In 2014, Action 4 of Governor Brown’s California Water Action Plan mandated that the State Water Resources Control Board and the Department of Fish and Wildlife develop “defensible, cost-effective, and time-sensitive approaches to establish instream flows using sound science and a transparent public process.”   However, the action was not even begun until after the drought ended, likely due to agency resource limitations. The chosen streams include:

  • Shasta River, tributary to the Klamath River
  • South Fork Eel River, tributary to the Eel River
  • Mark West Creek, tributary to the Russian River
  • Mill Creek, tributary to the Sacramento River
  • Ventura River

The Water Board passed a resolution authorizing additional funding for instream flow studies for these five streams on October 3, 2019.

Klamath river
Photo by Tupper Ansel Blake,  U.S. Fish and Wildlife Service

In 2010, pursuant to the 2009 Delta Reform Act (Water Code section 85087), the Water Board sent a report to the legislature estimating that comprehensively determining instream flows for 100 priority streams outside the Delta and its watersheds would cost $107 million.  The Water Board has been collaboratively developing analytical tools for assessing instream flow needs that may reduce the costs.

As part of recommendations for the Water Resilience Portfolio, California Water Research collaborated with the One Water Network of environmental groups to propose the following actions:

  1. Launch a major new initiative for the Water Board to set long-needed comprehensive instream flow standards statewide.
  2. Require explicit analysis of the constitutional principles of reasonable use and the public trust doctrine in state water management decisions. Make those principles the foundation of the Bay-Delta Water Quality Control Plan Update.
  3. Determine instream flow needs before consideration of petitions for major new diversions.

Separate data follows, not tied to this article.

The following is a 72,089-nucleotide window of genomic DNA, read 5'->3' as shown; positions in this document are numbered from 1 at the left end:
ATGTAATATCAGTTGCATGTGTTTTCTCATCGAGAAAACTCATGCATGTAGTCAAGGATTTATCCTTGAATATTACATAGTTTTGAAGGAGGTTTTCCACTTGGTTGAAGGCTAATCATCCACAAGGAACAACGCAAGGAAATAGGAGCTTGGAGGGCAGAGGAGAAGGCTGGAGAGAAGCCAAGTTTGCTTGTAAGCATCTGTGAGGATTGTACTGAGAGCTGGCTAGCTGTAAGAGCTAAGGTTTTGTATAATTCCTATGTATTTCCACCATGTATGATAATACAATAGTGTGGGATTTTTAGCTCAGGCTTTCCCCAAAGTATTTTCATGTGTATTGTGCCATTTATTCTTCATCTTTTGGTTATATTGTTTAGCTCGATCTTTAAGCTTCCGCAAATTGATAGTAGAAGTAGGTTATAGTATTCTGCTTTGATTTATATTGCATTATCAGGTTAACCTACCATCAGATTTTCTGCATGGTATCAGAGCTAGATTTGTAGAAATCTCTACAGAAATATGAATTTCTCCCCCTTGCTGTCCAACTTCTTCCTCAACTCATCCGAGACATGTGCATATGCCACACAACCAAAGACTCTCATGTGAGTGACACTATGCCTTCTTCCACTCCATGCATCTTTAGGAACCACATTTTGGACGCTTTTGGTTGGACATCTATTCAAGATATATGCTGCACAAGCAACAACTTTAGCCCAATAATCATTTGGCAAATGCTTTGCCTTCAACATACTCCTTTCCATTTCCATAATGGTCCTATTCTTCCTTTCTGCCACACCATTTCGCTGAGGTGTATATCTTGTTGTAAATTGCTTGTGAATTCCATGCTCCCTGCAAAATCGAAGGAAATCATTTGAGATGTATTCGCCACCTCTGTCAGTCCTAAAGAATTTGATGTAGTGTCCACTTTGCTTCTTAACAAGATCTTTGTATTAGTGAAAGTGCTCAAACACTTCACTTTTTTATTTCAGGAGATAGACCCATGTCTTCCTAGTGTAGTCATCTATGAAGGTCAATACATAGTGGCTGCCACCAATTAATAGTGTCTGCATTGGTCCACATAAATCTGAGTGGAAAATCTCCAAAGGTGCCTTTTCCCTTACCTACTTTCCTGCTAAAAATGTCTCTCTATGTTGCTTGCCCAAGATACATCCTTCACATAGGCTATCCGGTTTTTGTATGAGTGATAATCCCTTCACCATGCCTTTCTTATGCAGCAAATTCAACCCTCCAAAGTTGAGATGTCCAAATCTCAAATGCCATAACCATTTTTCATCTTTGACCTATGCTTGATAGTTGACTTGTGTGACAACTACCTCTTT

4. Create mechanisms for public funding for alternative water supplies where needed to mitigate impacts of reduced diversions to maintain instream flows.
  5. Provide dedicated funding to support and expand the Water Board’s core water rights and water quality actions.

While the political fashion has swung towards non-regulatory actions and voluntary agreements, such actions have manifestly failed to keep enough water in our streams and rivers for aquatic and stream-dependent species.

Regulatory actions would be consistent with the 1983 California Supreme Court decision in National Audubon Society v. Superior Court that “[t]he state has an affirmative duty to take the public trust into account in the planning and allocation of water resources, and to protect public trust uses whenever feasible.”

They would also be consistent with the 2009 Delta Reform Act. California Water Code section 85023 mandates that “[t]he longstanding constitutional principle of reasonable use and the public trust doctrine shall be the foundation of state water management policy and are particularly important and applicable to the Delta.”

California’s constitutional principle of reasonable use and the public trust are fundamental to creating more resilient aquatic ecosystems in the face of population growth and climate change.

The history of instream flows was researched and written by Deirdre Des Jardins in collaboration with Lowell Ashbaugh and the One Water Network of environmental groups on recommendations for Governor Newsom’s Water Resilience Portfolio.

This blog post was updated on 10/15/19 to add a picture of the Scott River in 2014.